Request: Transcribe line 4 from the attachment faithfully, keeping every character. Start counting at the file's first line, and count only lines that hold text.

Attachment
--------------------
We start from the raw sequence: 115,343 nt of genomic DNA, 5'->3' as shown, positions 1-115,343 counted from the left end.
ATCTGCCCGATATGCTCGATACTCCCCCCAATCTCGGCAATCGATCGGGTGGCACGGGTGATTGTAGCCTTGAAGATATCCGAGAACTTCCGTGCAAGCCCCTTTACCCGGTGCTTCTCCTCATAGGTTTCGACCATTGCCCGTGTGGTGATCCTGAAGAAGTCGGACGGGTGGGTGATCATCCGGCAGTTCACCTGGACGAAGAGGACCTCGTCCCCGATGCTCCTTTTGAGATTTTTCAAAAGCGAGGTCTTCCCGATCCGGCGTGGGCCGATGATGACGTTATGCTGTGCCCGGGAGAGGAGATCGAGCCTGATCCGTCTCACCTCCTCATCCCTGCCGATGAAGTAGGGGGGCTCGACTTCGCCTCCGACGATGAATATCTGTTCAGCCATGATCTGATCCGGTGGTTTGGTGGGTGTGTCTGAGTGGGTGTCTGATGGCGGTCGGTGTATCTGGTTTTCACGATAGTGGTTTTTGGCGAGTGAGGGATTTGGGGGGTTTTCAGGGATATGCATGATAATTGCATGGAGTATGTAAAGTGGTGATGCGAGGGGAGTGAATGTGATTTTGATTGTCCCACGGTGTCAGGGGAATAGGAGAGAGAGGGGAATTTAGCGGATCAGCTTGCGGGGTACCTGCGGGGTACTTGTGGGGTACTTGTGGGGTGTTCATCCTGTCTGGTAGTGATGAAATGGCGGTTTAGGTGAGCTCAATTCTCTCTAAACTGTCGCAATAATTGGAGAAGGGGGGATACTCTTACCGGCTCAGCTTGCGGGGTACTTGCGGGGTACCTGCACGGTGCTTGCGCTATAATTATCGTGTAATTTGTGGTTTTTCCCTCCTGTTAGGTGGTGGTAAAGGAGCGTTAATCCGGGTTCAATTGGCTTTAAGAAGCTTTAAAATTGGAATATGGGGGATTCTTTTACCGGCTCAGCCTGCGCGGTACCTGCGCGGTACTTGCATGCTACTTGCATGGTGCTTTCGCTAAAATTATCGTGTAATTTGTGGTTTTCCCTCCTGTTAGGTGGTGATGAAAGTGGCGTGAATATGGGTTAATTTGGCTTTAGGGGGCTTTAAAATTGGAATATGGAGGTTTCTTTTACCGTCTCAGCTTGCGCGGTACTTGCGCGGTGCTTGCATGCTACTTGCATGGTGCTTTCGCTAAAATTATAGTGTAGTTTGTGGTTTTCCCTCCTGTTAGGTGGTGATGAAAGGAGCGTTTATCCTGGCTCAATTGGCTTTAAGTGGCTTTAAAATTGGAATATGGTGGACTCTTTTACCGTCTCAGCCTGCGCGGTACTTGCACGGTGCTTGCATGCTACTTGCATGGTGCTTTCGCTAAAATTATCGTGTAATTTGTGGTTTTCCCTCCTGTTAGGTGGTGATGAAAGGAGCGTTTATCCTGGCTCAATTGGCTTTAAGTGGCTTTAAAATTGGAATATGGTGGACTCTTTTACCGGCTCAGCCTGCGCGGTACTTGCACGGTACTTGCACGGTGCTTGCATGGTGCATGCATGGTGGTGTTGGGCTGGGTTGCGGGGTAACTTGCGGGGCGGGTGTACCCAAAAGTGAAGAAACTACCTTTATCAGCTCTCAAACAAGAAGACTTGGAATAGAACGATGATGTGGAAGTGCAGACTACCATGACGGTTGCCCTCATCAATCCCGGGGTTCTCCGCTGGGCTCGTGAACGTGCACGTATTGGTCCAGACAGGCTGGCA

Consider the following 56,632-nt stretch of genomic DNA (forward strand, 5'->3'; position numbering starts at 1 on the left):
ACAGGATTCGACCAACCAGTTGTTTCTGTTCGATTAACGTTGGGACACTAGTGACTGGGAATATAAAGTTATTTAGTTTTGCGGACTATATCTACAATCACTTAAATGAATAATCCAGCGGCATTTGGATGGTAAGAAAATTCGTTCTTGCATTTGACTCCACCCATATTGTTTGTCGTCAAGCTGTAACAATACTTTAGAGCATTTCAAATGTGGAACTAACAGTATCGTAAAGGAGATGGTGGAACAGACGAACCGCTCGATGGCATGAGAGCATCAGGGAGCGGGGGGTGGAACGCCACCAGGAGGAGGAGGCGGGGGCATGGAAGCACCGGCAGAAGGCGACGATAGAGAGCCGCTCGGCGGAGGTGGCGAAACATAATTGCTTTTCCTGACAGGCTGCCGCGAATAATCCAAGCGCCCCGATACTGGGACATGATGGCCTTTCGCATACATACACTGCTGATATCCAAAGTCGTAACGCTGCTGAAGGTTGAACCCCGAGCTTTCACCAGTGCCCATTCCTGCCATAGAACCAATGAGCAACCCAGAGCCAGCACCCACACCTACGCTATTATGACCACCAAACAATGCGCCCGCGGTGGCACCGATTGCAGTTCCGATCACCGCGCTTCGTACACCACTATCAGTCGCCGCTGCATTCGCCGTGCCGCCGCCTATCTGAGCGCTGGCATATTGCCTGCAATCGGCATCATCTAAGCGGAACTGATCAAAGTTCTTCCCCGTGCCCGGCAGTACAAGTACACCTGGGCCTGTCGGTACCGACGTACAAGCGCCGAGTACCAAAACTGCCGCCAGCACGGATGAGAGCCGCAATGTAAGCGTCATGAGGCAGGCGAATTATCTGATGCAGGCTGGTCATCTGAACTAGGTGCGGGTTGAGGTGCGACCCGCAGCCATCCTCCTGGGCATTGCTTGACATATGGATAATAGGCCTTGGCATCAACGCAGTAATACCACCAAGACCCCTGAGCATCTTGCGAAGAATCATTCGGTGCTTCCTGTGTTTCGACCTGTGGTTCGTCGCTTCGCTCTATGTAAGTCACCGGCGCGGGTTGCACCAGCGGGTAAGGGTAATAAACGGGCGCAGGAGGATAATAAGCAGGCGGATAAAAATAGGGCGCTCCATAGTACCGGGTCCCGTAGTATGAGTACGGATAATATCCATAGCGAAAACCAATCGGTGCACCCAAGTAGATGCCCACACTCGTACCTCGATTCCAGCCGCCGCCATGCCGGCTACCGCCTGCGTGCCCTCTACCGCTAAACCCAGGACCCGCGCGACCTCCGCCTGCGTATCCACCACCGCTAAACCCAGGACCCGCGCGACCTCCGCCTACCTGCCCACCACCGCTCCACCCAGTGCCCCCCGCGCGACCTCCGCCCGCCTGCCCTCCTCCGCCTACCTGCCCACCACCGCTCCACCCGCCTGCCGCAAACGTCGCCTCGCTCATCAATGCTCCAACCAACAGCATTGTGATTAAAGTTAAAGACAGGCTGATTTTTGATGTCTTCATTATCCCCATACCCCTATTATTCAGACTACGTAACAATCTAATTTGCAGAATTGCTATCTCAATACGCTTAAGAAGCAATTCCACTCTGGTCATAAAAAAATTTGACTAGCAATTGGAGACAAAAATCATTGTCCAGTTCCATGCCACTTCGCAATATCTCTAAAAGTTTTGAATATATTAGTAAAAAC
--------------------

ACAGGATTCGACCAACCAGTTGTTTCTGTTCGATTAACGTTGGGACACTAGTGACTGGGAATATAAAGTTATTTAGTTTTGCGGACTATATCTACAATCACTTAAATGAATAATCCAGCGGCATTTGGATGGTAAGAAAATTCGTTCTTGCATTTGACTCCACCCATATTGTTTGTCGTCAAGCTGTAACAATACTTTAGAGCATTTCAAATGTGGAACTAACAGTATCGTAAAGGAGATGGTGGAACAGACGAACCGCTCGATGGCATGAGAGCATCAGGGAGCGGGGGGTGGAACGCCACCAGGAGGAGGAGGCGGGGGCATGGAAGCACCGGCAGAAGGCGACGATAGAGAGCCGCTCGGCGGAGGTGGCGAAACATAATTGCTTTTCCTGACAGGCTGCCGCGAATAATCCAAGCGCCCCGATACTGGGACATGATGGCCTTTCGCATACATACACTGCTGATATCCAAAGTCGTAACGCTGCTGAAGGTTGAACCCCGAGCTTTCACCAGTGCCCATTCCTGCCATAGAACCAATGAGCAACCCAGAGCCAGCACCCACACCTACGCTATTATGACCACCAAACAATGCGCCCGCGGTGGCACCGATTGCAGTTCCGATCACCGCGCTTCGTACACCACTATCAGTCGCCGCTGCATTCGCCGTGCCGCCGCCTATCTGAGCGCTGGCATATTGCCTGCAATCGGCATCATCTAAGCGGAACTGATCAAAGTTCTTCCCCGTGCCCGGCAGTACAAGTACACCTGGGCCTGTCGGTACCGACGTACAAGCGCCGAGTACCAAAACTGCCGCCAGCACGGATGAGAGCCGCAATGTAAGCGTCATGAGGCAGGCGAATTATCTGATGCAGGCTGGTCATCTGAACTAGGTGCGGGTTGAGGTGCGACCCGCAGCCATCCTCCTGGGCATTGCTTGACATATGGATAATAGGCCTTGGCATCAACGCAGTAATACCACCAAGACCCCTGAGCATCTTGCGAAGAATCATTCGGTGCTTCCTGTGTTTCGACCTGTGGTTCGTCGCTTCGCTCTATGTAAGTCACCGGCGCGGGTTGCACCAGCGGGTAAGGGTAATAAACGGGCGCAGGAGGATAATAAGCAGGCGGATAAAAATAGGGCGCTCCATAGTACCGGGTCCCGTAGTATGAGTACGGATAATATCCATAGCGAAAACCAATCGGTGCACCCAAGTAGATGCCCACACTCGTACCTCGATTCCAGCCGCCGCCATGCCGGCTACCGCCTGCGTGCCCTCTACCGCTAAACCCAGGACCCGCGCGACCTCCGCCTGCGTATCCACCACCGCTAAACCCAGGACCCGCGCGACCTCCGCCTACCTGCCCACCACCGCTCCACCCAGTGCCCCCCGCGCGACCTCCGCCCGCCTGCCCTCCTCCGCCTACCTGCCCACCACCGCTCCACCCGCCTGCCGCAAACGTCGCCTCGCTCATCAATGCTCCAACCAACAGCATTGTGATTAAAGTTAAAGACAGGCTGATTTTTGATGTCTTCATTATCCCCATACCCCTATTATTCAGACTACGTAACAATCTAATTTGCAGAATTGCTATCTCAATACGCTTAAGAAGCAATTCCACTCTGGTCATAAAAAAATTTGACTAGCAATTGGAGACAAAAATCATTGTCCAGTTCCATGCCACTTCGCAATATCTCTAAAAGTTTTGAATATATTAGTAAAAAC